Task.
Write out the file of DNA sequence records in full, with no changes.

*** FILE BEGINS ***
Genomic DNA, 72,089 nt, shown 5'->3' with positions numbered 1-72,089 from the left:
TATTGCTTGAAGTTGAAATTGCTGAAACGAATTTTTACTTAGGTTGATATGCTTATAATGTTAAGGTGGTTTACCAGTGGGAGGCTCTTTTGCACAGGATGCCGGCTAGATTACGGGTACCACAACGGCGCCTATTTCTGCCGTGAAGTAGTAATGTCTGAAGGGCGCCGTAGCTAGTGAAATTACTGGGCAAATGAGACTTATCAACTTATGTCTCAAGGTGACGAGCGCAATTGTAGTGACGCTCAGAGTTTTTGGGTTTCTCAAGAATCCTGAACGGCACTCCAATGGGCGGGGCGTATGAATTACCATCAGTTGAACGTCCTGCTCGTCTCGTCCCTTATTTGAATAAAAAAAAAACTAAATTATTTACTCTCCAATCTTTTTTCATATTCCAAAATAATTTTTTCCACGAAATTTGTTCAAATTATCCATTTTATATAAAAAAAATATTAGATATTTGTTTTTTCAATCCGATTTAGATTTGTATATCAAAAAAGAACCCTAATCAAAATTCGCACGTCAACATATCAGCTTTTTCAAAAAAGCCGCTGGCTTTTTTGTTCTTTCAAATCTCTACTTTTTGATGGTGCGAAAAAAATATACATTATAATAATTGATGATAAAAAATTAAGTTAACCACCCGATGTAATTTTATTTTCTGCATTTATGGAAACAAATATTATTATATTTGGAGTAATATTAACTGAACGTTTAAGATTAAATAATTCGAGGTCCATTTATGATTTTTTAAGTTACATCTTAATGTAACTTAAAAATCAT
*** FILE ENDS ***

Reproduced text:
Genomic DNA, 72,089 nt, shown 5'->3' with positions numbered 1-72,089 from the left:
TATTGCTTGAAGTTGAAATTGCTGAAACGAATTTTTACTTAGGTTGATATGCTTATAATGTTAAGGTGGTTTACCAGTGGGAGGCTCTTTTGCACAGGATGCCGGCTAGATTACGGGTACCACAACGGCGCCTATTTCTGCCGTGAAGTAGTAATGTCTGAAGGGCGCCGTAGCTAGTGAAATTACTGGGCAAATGAGACTTATCAACTTATGTCTCAAGGTGACGAGCGCAATTGTAGTGACGCTCAGAGTTTTTGGGTTTCTCAAGAATCCTGAACGGCACTCCAATGGGCGGGGCGTATGAATTACCATCAGTTGAACGTCCTGCTCGTCTCGTCCCTTATTTGAATAAAAAAAAAACTAAATTATTTACTCTCCAATCTTTTTTCATATTCCAAAATAATTTTTTCCACGAAATTTGTTCAAATTATCCATTTTATATAAAAAAAATATTAGATATTTGTTTTTTCAATCCGATTTAGATTTGTATATCAAAAAAGAACCCTAATCAAAATTCGCACGTCAACATATCAGCTTTTTCAAAAAAGCCGCTGGCTTTTTTGTTCTTTCAAATCTCTACTTTTTGATGGTGCGAAAAAAATATACATTATAATAATTGATGATAAAAAATTAAGTTAACCACCCGATGTAATTTTATTTTCTGCATTTATGGAAACAAATATTATTATATTTGGAGTAATATTAACTGAACGTTTAAGATTAAATAATTCGAGGTCCATTTATGATTTTTTAAGTTACATCTTAATGTAACTTAAAAATCAT